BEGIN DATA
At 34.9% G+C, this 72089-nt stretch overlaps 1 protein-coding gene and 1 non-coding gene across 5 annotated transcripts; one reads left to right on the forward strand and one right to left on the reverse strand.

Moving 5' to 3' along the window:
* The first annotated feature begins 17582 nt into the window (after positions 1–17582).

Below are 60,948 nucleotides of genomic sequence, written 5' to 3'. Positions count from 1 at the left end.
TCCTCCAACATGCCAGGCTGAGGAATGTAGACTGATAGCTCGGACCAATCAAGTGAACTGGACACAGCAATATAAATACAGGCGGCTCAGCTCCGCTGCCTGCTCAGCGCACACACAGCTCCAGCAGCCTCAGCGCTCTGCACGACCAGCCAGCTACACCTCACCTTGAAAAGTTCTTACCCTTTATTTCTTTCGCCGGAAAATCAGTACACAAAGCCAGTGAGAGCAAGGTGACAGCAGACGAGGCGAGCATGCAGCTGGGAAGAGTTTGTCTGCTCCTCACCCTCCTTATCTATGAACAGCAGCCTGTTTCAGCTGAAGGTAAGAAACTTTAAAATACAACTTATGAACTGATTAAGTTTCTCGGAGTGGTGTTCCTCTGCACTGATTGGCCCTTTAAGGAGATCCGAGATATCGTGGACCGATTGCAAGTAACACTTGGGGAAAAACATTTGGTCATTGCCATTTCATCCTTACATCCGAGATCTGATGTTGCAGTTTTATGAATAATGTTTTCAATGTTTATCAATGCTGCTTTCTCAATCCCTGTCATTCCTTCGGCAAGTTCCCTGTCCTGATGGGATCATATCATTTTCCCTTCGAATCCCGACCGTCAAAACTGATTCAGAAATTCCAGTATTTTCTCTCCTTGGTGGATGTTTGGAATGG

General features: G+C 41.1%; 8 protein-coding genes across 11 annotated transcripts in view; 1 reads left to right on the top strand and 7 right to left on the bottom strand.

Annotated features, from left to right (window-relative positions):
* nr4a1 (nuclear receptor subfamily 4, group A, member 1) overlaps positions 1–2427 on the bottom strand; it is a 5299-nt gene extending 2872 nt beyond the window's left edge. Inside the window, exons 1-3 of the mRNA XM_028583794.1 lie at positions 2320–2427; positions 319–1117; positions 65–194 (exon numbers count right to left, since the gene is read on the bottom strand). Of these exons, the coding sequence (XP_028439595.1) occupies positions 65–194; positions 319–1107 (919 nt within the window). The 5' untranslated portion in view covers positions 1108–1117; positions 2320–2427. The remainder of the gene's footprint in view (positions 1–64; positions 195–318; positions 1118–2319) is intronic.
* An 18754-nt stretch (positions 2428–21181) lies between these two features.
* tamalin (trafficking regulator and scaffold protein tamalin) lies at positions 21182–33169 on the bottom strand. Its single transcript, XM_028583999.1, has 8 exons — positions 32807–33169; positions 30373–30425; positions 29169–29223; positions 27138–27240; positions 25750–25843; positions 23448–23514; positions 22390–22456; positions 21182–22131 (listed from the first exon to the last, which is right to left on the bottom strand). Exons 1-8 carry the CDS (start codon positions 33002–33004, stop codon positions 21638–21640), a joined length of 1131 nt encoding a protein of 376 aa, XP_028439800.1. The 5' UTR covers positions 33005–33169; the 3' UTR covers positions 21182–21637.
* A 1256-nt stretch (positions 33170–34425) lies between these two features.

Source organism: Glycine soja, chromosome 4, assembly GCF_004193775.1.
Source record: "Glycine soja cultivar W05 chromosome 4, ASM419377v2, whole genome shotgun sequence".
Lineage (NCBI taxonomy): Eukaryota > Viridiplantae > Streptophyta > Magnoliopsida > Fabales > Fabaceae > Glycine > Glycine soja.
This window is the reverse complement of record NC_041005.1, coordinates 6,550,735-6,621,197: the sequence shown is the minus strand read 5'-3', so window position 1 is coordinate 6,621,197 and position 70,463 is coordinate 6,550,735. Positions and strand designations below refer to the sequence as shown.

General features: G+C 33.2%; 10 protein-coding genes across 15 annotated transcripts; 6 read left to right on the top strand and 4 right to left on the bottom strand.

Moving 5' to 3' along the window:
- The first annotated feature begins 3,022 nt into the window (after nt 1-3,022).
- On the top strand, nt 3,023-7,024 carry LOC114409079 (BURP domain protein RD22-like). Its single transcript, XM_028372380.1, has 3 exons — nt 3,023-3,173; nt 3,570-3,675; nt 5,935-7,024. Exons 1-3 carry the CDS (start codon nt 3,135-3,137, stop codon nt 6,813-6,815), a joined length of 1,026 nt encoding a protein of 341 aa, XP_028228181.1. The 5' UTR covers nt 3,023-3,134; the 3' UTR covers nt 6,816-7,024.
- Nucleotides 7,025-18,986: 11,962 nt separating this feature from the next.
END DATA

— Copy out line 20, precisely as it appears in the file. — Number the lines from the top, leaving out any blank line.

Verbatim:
- Nucleotides 7,025-18,986: 11,962 nt separating this feature from the next.